Horror Writers Association

Latinx Heritage in Horror: Interview with Angela Acosta

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Angela Acosta (she/her/ella) is a poet and scholar of Mexican and European descent who grew up in Gainesville, Florida. She won the 2015 Rhina P. Espaillat Award from West Chester University. Her speculative poetry has or will appear in On Spec, Eye to the Telescope, Radon Journal, MacroMacrocosm, and Shoreline of Infinity. Her work has been featured in Latinx magazines like Panochazine, Somos en Escrito, and Latinx Audio Lit Mag. She is currently completing her Ph.D. in Iberian Studies at The Ohio State University and resides in Columbus, Ohio. She enjoys rock climbing and biking in her free time.

Professional Website: https://sppo.osu.edu/people/acosta.81
Read her work: https://www.alteredrealitymag.com/poets/meet-angela-acosta/

What inspired you to start writing?

I joined my high school’s Writers Club and got in the habit of responding to weekly flash fiction and poetry prompts with friends. It was a fun environment, and I learned a lot about character building and the writing community in Florida. I’ve always been a voracious reader of science fiction but didn’t dabble much in the genre myself as a teen writer. I was busy honing the craft of academic writing in college, so I didn’t write much creative work then. Finally, in 2020, I found myself contemplating the idea of writing speculative poetry. Even though I teach Spanish, I have always loved astronomy and predictions of how far humans may travel in the future. Much to my delight, I found the Science Fiction & Fantasy Poetry Association and I started writing my first speculative poems along the premise of what current humans might wish to convey to future space travelers. Those first tentative forays into speculative genres have grown into what will soon be my first published poetry collection, Summoning Space Travelers.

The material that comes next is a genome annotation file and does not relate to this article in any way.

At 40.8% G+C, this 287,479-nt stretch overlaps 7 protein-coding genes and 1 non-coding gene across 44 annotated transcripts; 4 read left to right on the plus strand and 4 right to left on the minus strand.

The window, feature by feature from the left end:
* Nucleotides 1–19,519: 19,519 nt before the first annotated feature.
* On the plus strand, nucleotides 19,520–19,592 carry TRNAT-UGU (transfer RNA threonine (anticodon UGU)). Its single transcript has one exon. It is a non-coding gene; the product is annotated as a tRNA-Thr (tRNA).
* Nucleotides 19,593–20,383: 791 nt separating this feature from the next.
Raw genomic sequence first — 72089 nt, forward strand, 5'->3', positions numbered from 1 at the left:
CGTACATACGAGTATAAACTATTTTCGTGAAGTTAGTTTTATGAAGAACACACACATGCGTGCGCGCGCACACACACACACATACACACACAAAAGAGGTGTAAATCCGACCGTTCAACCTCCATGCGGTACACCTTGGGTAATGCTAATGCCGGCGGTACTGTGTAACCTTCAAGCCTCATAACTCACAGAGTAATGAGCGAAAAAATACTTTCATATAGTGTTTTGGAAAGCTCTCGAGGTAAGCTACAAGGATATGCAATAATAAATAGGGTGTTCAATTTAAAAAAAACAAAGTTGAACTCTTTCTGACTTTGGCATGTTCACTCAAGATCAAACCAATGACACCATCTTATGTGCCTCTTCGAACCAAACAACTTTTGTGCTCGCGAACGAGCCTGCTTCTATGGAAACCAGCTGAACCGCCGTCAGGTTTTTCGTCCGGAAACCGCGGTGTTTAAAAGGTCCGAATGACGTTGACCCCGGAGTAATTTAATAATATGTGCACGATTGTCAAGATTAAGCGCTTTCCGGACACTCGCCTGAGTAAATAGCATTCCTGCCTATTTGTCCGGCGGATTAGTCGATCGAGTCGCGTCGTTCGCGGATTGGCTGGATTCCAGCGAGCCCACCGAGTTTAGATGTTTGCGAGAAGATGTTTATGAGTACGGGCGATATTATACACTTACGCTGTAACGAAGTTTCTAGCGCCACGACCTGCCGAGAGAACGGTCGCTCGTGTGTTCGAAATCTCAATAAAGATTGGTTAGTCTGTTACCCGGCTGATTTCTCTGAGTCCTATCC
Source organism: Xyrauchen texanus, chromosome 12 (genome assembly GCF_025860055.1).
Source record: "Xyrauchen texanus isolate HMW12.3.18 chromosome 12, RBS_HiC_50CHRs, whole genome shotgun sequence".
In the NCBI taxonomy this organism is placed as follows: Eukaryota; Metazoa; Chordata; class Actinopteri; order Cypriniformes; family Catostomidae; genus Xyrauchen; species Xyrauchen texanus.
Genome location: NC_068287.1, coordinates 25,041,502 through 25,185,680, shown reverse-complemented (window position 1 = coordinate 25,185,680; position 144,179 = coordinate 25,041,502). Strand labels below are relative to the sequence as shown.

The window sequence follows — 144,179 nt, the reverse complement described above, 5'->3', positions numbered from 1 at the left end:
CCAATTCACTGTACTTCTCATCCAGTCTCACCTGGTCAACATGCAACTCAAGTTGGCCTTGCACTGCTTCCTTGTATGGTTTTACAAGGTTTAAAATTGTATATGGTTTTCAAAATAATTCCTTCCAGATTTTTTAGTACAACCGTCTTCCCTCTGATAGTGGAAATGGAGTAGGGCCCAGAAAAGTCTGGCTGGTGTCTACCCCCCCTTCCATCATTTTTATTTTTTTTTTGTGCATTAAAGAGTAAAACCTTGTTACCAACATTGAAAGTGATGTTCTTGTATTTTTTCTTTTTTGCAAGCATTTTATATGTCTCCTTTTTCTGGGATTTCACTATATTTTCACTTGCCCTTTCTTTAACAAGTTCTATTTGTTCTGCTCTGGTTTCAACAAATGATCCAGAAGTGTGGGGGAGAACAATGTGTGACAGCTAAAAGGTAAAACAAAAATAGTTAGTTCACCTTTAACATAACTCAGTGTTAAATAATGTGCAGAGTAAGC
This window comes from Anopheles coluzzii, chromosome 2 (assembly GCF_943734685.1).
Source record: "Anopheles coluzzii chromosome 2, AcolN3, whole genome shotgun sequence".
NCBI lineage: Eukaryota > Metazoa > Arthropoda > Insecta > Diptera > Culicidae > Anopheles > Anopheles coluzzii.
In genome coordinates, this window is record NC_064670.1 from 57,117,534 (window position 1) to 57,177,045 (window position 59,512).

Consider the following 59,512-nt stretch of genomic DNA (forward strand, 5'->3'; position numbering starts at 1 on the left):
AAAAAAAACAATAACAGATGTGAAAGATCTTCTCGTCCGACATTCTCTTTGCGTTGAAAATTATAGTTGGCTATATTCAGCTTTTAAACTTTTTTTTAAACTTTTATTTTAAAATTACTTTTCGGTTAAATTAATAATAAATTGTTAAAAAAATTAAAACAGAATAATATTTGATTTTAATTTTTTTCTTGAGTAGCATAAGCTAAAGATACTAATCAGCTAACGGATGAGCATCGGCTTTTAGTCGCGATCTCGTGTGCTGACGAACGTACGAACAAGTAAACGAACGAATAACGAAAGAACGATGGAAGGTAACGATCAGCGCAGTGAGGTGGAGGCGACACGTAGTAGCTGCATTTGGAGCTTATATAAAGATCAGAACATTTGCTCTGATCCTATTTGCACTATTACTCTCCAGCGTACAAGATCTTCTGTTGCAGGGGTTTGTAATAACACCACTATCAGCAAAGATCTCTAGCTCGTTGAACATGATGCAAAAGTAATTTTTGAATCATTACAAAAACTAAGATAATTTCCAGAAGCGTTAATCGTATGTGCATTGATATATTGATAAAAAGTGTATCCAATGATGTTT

What was it about the horror genre that drew you to it?

I don’t handle jump scares well, so I wasn’t exactly drawn to horror a secas (by itself). I started encountering horror through the science fiction I was reading, like Alastair Reynolds’s Revelation Space trilogy, and liked what horror can add to the plot at different physical and psychological levels. Personally, horror has helped me to better understand Mexican, Spanish, and other cultural attitudes around taboo topics in the American context, especially death. It helps to untangle belief systems and render different the once familiar, so it’s been a great learning tool for me as a writer.

Do you make a conscious effort to include LatinX characters and themes in your writing and if so, what do you want to portray?

I feature myself as a subject of some of my poetry and I have begun to include other LatinX and Spanish characters in my flash fiction. Because I didn’t grow up exposed to Latinx/Spanish/indigenous cultures, I don’t always find writing these characters as intuitive as others might. However, learning more about my Mexican American heritage and becoming a fluent Spanish speaker have been life experiences that have encouraged me to develop linguistically and culturally diverse characters. My recent speculative poems portray Latinx characters that take to the stars. They make tamales on Mars, develop a new Mayan civilization in the Yucatán Peninsula, and ensure that the future is a tastier, more accepting place.